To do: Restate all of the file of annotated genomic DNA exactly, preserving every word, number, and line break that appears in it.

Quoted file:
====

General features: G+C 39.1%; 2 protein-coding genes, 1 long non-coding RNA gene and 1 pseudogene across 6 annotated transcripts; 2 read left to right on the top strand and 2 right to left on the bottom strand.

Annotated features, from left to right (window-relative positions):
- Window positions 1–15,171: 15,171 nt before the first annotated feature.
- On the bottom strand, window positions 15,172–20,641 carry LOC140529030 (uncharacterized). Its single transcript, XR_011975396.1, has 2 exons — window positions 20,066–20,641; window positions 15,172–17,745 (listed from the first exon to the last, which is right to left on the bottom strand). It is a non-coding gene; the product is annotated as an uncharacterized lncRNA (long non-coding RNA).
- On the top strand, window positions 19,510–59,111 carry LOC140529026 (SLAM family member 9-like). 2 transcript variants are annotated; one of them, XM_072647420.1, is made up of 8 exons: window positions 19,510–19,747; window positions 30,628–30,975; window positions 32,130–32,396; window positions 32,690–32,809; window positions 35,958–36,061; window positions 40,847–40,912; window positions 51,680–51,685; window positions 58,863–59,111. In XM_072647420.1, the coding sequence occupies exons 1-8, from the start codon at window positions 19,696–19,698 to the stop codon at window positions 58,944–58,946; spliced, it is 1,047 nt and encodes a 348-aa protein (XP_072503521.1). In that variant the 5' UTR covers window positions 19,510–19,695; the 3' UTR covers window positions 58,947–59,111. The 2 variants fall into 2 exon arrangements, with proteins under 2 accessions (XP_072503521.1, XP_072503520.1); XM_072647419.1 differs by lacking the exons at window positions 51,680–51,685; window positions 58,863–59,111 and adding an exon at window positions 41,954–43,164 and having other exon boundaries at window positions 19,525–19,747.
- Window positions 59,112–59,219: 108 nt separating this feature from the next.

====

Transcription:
General features: G+C 39.1%; 2 protein-coding genes, 1 long non-coding RNA gene and 1 pseudogene across 6 annotated transcripts; 2 read left to right on the top strand and 2 right to left on the bottom strand.

Annotated features, from left to right (window-relative positions):
- Window positions 1–15,171: 15,171 nt before the first annotated feature.
- On the bottom strand, window positions 15,172–20,641 carry LOC140529030 (uncharacterized). Its single transcript, XR_011975396.1, has 2 exons — window positions 20,066–20,641; window positions 15,172–17,745 (listed from the first exon to the last, which is right to left on the bottom strand). It is a non-coding gene; the product is annotated as an uncharacterized lncRNA (long non-coding RNA).
- On the top strand, window positions 19,510–59,111 carry LOC140529026 (SLAM family member 9-like). 2 transcript variants are annotated; one of them, XM_072647420.1, is made up of 8 exons: window positions 19,510–19,747; window positions 30,628–30,975; window positions 32,130–32,396; window positions 32,690–32,809; window positions 35,958–36,061; window positions 40,847–40,912; window positions 51,680–51,685; window positions 58,863–59,111. In XM_072647420.1, the coding sequence occupies exons 1-8, from the start codon at window positions 19,696–19,698 to the stop codon at window positions 58,944–58,946; spliced, it is 1,047 nt and encodes a 348-aa protein (XP_072503521.1). In that variant the 5' UTR covers window positions 19,510–19,695; the 3' UTR covers window positions 58,947–59,111. The 2 variants fall into 2 exon arrangements, with proteins under 2 accessions (XP_072503521.1, XP_072503520.1); XM_072647419.1 differs by lacking the exons at window positions 51,680–51,685; window positions 58,863–59,111 and adding an exon at window positions 41,954–43,164 and having other exon boundaries at window positions 19,525–19,747.
- Window positions 59,112–59,219: 108 nt separating this feature from the next.